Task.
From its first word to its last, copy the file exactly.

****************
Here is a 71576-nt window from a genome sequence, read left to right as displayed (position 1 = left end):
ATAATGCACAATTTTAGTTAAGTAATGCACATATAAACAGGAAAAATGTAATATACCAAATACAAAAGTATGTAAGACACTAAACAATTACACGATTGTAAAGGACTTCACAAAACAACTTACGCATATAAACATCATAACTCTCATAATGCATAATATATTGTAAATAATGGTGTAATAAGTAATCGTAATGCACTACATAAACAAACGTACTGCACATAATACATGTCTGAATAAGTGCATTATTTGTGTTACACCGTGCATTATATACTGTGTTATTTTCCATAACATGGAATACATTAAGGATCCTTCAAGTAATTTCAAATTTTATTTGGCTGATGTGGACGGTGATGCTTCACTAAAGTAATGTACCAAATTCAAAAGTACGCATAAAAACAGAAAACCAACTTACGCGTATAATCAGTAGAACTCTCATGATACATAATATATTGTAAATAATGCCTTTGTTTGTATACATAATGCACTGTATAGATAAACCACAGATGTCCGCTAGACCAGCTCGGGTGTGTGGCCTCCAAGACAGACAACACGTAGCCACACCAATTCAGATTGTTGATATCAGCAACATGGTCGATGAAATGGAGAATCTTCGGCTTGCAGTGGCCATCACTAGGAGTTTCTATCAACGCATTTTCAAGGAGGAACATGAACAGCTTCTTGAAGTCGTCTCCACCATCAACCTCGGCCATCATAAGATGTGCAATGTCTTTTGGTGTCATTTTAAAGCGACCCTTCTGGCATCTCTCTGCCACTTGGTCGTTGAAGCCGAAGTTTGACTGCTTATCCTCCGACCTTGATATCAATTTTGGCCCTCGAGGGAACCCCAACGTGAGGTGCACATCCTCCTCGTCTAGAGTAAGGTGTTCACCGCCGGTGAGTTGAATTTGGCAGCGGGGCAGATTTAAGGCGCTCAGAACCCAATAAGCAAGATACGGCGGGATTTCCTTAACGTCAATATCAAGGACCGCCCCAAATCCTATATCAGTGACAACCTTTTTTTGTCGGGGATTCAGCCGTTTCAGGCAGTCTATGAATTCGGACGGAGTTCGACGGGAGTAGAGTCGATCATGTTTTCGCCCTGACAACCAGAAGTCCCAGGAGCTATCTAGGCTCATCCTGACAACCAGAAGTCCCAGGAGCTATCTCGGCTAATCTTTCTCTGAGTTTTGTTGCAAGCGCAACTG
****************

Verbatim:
Here is a 71576-nt window from a genome sequence, read left to right as displayed (position 1 = left end):
ATAATGCACAATTTTAGTTAAGTAATGCACATATAAACAGGAAAAATGTAATATACCAAATACAAAAGTATGTAAGACACTAAACAATTACACGATTGTAAAGGACTTCACAAAACAACTTACGCATATAAACATCATAACTCTCATAATGCATAATATATTGTAAATAATGGTGTAATAAGTAATCGTAATGCACTACATAAACAAACGTACTGCACATAATACATGTCTGAATAAGTGCATTATTTGTGTTACACCGTGCATTATATACTGTGTTATTTTCCATAACATGGAATACATTAAGGATCCTTCAAGTAATTTCAAATTTTATTTGGCTGATGTGGACGGTGATGCTTCACTAAAGTAATGTACCAAATTCAAAAGTACGCATAAAAACAGAAAACCAACTTACGCGTATAATCAGTAGAACTCTCATGATACATAATATATTGTAAATAATGCCTTTGTTTGTATACATAATGCACTGTATAGATAAACCACAGATGTCCGCTAGACCAGCTCGGGTGTGTGGCCTCCAAGACAGACAACACGTAGCCACACCAATTCAGATTGTTGATATCAGCAACATGGTCGATGAAATGGAGAATCTTCGGCTTGCAGTGGCCATCACTAGGAGTTTCTATCAACGCATTTTCAAGGAGGAACATGAACAGCTTCTTGAAGTCGTCTCCACCATCAACCTCGGCCATCATAAGATGTGCAATGTCTTTTGGTGTCATTTTAAAGCGACCCTTCTGGCATCTCTCTGCCACTTGGTCGTTGAAGCCGAAGTTTGACTGCTTATCCTCCGACCTTGATATCAATTTTGGCCCTCGAGGGAACCCCAACGTGAGGTGCACATCCTCCTCGTCTAGAGTAAGGTGTTCACCGCCGGTGAGTTGAATTTGGCAGCGGGGCAGATTTAAGGCGCTCAGAACCCAATAAGCAAGATACGGCGGGATTTCCTTAACGTCAATATCAAGGACCGCCCCAAATCCTATATCAGTGACAACCTTTTTTTGTCGGGGATTCAGCCGTTTCAGGCAGTCTATGAATTCGGACGGAGTTCGACGGGAGTAGAGTCGATCATGTTTTCGCCCTGACAACCAGAAGTCCCAGGAGCTATCTAGGCTCATCCTGACAACCAGAAGTCCCAGGAGCTATCTCGGCTAATCTTTCTCTGAGTTTTGTTGCAAGCGCAACTG